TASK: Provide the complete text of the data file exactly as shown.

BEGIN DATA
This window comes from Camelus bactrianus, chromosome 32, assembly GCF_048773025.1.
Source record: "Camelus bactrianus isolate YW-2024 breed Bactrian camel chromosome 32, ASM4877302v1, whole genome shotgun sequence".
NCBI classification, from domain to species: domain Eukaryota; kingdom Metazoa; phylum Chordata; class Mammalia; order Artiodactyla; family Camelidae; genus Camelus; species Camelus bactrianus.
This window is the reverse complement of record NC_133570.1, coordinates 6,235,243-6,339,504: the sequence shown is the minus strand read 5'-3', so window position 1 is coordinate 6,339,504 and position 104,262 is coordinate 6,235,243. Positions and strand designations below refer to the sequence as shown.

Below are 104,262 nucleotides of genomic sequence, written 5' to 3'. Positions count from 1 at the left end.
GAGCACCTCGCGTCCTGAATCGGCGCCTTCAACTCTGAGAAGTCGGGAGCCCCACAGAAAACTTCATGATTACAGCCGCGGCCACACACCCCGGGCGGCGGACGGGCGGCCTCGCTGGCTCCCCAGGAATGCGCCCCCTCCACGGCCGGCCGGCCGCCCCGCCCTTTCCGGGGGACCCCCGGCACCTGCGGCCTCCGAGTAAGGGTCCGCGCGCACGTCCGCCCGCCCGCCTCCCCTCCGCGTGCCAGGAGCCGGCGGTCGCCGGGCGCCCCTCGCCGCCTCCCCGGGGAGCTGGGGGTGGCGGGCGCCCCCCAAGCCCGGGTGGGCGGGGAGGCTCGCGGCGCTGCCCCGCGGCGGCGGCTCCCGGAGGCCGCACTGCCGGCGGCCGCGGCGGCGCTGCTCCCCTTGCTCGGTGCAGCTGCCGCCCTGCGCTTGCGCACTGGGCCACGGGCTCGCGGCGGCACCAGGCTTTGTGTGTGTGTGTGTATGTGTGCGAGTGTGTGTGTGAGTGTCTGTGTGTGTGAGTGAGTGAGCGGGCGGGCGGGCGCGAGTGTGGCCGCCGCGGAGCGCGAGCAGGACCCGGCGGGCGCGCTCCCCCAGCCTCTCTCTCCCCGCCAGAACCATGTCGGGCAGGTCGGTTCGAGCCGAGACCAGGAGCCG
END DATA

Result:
This window comes from Camelus bactrianus, chromosome 32, assembly GCF_048773025.1.
Source record: "Camelus bactrianus isolate YW-2024 breed Bactrian camel chromosome 32, ASM4877302v1, whole genome shotgun sequence".
NCBI classification, from domain to species: domain Eukaryota; kingdom Metazoa; phylum Chordata; class Mammalia; order Artiodactyla; family Camelidae; genus Camelus; species Camelus bactrianus.
This window is the reverse complement of record NC_133570.1, coordinates 6,235,243-6,339,504: the sequence shown is the minus strand read 5'-3', so window position 1 is coordinate 6,339,504 and position 104,262 is coordinate 6,235,243. Positions and strand designations below refer to the sequence as shown.

Below are 104,262 nucleotides of genomic sequence, written 5' to 3'. Positions count from 1 at the left end.
GAGCACCTCGCGTCCTGAATCGGCGCCTTCAACTCTGAGAAGTCGGGAGCCCCACAGAAAACTTCATGATTACAGCCGCGGCCACACACCCCGGGCGGCGGACGGGCGGCCTCGCTGGCTCCCCAGGAATGCGCCCCCTCCACGGCCGGCCGGCCGCCCCGCCCTTTCCGGGGGACCCCCGGCACCTGCGGCCTCCGAGTAAGGGTCCGCGCGCACGTCCGCCCGCCCGCCTCCCCTCCGCGTGCCAGGAGCCGGCGGTCGCCGGGCGCCCCTCGCCGCCTCCCCGGGGAGCTGGGGGTGGCGGGCGCCCCCCAAGCCCGGGTGGGCGGGGAGGCTCGCGGCGCTGCCCCGCGGCGGCGGCTCCCGGAGGCCGCACTGCCGGCGGCCGCGGCGGCGCTGCTCCCCTTGCTCGGTGCAGCTGCCGCCCTGCGCTTGCGCACTGGGCCACGGGCTCGCGGCGGCACCAGGCTTTGTGTGTGTGTGTGTATGTGTGCGAGTGTGTGTGTGAGTGTCTGTGTGTGTGAGTGAGTGAGCGGGCGGGCGGGCGCGAGTGTGGCCGCCGCGGAGCGCGAGCAGGACCCGGCGGGCGCGCTCCCCCAGCCTCTCTCTCCCCGCCAGAACCATGTCGGGCAGGTCGGTTCGAGCCGAGACCAGGAGCCG